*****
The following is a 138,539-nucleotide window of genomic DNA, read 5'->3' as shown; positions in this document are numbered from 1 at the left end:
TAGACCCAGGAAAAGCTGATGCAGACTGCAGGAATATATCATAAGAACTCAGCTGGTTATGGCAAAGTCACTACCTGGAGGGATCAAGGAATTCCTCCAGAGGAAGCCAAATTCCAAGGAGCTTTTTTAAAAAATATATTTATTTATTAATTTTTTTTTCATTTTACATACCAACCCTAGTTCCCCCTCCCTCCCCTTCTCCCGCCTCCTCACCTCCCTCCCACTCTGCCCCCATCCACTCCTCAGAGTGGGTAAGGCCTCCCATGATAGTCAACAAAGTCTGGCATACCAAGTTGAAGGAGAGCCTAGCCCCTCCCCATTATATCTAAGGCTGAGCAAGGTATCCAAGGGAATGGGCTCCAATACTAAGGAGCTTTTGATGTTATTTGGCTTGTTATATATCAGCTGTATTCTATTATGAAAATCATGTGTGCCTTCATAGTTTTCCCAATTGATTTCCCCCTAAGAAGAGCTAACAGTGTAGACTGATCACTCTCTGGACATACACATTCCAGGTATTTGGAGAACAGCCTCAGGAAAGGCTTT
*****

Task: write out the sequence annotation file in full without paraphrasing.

The following is a 138,539-nucleotide window of genomic DNA, read 5'->3' as shown; positions in this document are numbered from 1 at the left end:
TAGACCCAGGAAAAGCTGATGCAGACTGCAGGAATATATCATAAGAACTCAGCTGGTTATGGCAAAGTCACTACCTGGAGGGATCAAGGAATTCCTCCAGAGGAAGCCAAATTCCAAGGAGCTTTTTTAAAAAATATATTTATTTATTAATTTTTTTTTCATTTTACATACCAACCCTAGTTCCCCCTCCCTCCCCTTCTCCCGCCTCCTCACCTCCCTCCCACTCTGCCCCCATCCACTCCTCAGAGTGGGTAAGGCCTCCCATGATAGTCAACAAAGTCTGGCATACCAAGTTGAAGGAGAGCCTAGCCCCTCCCCATTATATCTAAGGCTGAGCAAGGTATCCAAGGGAATGGGCTCCAATACTAAGGAGCTTTTGATGTTATTTGGCTTGTTATATATCAGCTGTATTCTATTATGAAAATCATGTGTGCCTTCATAGTTTTCCCAATTGATTTCCCCCTAAGAAGAGCTAACAGTGTAGACTGATCACTCTCTGGACATACACATTCCAGGTATTTGGAGAACAGCCTCAGGAAAGGCTTT